"In some rare cases, your allergy might cause small bumps to form across the tattoo," Palomino says. "If you have an allergy to colored food dyes, your risk of allergy to a tattoo pigment is higher and you should consider not using those colors in your tattoo."


Shouldn't Happen: Flaking Skin

Another sign of a possible allergic reaction is itchy, scaly skin. "Minor itching during healing is normal," Palomino says. "But, if you have an allergic reaction to the ink in your tattoo, it will probably show up as a red, itchy rash. Your skin could also flake and take on a scaly appearance." So keep an eye out for that, and let a doctor know.


Shouldn't Happen: Thick Scabbing

Andrew Zaeh for Bustle

While a light crusty scab is to be expected as your tattoo heals, it's not as common to have a thick, heavy scab. This is a "sign that you are not properly caring for your tattoo by washing it at least twice a day and applying only a thin layer of ointment or tattoo aftercare product after it dries," Palomino says. "If thick scabs develop, they can remove the color beneath them."

So remember: don't pick. "Never prematurely remove a scab, [as] this will lead to damaging the tattoo as well," he says. Just leave it alone, and if you're truly concerned, let your tattoo artist know what's going on.


Shouldn't Happen: Bubbling Of The Skin

It's possible that the skin on and around your tattoo will bubble up, if it's not getting enough air. "If bubbles form on the surface of the fresh tattoo, it is caused by moisture getting trapped in your tattoo, usually from too much ointment," Palomino says. "You’re not allowing it to dry out completely and/or it’s been waterlogged."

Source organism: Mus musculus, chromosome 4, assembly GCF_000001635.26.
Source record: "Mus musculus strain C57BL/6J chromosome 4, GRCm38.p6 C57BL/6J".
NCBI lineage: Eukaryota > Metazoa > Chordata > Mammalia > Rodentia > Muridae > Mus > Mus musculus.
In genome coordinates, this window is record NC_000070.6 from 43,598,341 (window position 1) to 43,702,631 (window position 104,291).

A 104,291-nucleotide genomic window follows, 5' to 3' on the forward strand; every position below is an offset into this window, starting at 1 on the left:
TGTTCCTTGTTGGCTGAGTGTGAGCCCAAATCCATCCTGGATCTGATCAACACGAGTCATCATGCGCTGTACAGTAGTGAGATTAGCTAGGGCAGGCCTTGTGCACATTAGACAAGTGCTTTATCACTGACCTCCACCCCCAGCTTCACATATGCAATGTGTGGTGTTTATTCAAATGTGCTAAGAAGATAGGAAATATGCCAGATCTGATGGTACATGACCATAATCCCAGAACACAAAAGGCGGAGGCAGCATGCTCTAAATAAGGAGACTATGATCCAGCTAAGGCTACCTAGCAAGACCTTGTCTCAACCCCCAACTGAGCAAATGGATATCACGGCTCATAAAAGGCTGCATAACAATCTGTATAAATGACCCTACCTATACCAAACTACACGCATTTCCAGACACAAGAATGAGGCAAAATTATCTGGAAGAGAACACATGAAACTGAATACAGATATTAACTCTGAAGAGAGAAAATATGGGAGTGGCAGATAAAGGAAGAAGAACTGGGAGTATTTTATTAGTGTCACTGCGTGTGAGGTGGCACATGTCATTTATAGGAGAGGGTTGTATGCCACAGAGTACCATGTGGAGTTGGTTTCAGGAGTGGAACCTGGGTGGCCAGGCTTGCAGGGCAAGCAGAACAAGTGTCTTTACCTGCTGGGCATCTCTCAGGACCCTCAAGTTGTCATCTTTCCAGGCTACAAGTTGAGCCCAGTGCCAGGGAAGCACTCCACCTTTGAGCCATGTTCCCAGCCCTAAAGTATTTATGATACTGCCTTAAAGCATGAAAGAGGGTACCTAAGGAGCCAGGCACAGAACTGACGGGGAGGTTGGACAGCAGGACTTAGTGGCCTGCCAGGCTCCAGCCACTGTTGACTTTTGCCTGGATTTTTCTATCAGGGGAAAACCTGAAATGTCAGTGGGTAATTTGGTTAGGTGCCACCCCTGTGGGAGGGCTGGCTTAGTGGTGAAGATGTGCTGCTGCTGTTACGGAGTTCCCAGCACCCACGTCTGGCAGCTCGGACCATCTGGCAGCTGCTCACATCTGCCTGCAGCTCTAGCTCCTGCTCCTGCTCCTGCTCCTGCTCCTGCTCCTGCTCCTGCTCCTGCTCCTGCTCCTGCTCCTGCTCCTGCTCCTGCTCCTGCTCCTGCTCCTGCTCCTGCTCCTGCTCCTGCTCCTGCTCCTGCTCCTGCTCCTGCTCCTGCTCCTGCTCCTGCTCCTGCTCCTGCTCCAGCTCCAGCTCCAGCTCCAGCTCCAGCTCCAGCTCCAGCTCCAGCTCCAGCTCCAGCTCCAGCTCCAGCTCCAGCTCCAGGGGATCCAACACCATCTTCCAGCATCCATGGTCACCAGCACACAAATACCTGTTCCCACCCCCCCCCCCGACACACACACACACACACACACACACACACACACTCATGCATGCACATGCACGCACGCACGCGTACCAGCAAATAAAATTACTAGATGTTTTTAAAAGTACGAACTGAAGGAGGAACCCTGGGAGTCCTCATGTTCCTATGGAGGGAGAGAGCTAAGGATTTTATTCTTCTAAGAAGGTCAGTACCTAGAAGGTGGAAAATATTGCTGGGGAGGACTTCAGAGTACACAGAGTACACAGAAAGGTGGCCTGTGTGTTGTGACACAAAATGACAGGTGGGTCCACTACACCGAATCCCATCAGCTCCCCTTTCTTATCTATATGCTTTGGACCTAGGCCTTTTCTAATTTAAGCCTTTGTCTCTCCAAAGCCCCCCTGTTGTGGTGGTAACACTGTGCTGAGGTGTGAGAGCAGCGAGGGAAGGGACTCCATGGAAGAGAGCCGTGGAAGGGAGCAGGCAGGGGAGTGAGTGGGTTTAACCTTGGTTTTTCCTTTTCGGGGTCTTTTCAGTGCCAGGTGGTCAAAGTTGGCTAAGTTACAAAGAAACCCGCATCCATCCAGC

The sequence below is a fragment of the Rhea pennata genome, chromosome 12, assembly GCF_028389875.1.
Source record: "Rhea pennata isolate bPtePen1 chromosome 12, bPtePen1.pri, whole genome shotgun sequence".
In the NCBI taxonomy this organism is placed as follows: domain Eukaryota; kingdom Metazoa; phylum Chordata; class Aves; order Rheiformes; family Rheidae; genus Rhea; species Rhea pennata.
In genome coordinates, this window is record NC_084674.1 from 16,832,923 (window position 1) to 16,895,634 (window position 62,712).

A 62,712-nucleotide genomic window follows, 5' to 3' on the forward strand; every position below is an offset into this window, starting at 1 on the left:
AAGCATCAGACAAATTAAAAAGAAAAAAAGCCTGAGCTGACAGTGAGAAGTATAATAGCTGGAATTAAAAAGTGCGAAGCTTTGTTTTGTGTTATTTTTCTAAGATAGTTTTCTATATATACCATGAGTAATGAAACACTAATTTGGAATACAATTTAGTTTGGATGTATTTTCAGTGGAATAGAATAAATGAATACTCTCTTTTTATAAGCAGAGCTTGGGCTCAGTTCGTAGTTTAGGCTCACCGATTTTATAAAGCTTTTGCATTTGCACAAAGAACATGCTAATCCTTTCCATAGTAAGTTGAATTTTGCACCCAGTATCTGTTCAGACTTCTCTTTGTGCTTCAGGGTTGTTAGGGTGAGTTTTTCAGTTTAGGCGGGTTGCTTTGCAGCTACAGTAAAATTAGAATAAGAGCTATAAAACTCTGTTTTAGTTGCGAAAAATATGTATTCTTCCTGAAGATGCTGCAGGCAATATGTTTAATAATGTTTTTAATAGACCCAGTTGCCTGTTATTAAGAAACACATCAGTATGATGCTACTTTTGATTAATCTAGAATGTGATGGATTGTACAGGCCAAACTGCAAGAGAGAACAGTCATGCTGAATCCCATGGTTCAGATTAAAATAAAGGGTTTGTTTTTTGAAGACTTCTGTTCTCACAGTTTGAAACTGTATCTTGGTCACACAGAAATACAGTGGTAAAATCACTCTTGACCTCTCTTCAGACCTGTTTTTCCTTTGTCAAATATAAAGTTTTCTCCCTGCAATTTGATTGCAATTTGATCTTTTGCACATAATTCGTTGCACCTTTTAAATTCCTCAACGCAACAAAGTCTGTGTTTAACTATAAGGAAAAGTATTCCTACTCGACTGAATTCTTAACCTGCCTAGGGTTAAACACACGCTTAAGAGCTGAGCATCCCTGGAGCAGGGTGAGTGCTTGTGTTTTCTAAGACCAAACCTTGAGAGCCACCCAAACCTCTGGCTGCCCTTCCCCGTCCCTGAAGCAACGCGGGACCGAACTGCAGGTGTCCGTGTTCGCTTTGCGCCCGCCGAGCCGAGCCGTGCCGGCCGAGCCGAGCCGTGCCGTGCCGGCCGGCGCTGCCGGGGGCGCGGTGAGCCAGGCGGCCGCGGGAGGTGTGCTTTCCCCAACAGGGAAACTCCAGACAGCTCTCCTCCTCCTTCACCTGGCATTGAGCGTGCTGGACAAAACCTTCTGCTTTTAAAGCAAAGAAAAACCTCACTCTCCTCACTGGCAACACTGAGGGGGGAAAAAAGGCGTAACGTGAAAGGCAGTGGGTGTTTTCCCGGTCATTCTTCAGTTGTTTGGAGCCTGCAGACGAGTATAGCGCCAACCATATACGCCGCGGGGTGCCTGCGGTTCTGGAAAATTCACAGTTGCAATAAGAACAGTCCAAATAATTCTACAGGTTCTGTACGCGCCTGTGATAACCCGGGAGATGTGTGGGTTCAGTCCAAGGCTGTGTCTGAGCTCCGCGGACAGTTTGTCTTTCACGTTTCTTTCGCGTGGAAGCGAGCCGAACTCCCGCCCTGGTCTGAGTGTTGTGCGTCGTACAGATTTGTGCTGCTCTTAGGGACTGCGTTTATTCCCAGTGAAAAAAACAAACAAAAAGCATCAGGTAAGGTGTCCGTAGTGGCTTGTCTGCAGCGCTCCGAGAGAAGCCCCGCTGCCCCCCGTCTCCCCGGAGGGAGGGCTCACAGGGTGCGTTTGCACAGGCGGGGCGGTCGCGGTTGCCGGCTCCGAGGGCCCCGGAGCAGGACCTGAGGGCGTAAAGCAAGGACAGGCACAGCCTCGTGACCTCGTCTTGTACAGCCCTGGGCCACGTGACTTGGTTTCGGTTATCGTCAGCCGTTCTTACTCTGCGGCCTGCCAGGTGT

To avoid bubbling, follow your aftercare instructions, and remove your bandage as directed. "It’s important that they’re allowed to dry out completely and not get waterlogged at any time," he says.


Shouldn't Happen: Pus

Your new tattoo will be at a greater risk for infection while it's healing, so make sure you keep it clean. "Make sure you do not touch your new tattoo, your friends do not touch your new tattoo, or even your pets," Palomino says. And again, follow your aftercare instructions.

Because, if a tattoo gets dirty, it can get infected. While a clear fluid is nothing to worry about, pus is something else entirely. If you notice that, as well as swelling, fevers, and chills, let your doctor know, Palomino says. You may need a course of antibiotics to kick an infection.


Shouldn't Happen: Lesions

Some tattoos can form red lesions, again due to a bacterial infections. And this is something you definitely need to let your doctor know about, so they can set you up with the correct form of treatment.

Of course, these more dire reactions aren't as likely to happen — especially if you take good care of your tattoo, and keep it clean. If notice anything odd, though, or feel like your tattoo isn't healing properly, let your tattoo artist know. They know what's to be expected during the healing process, and what shouldn't happen.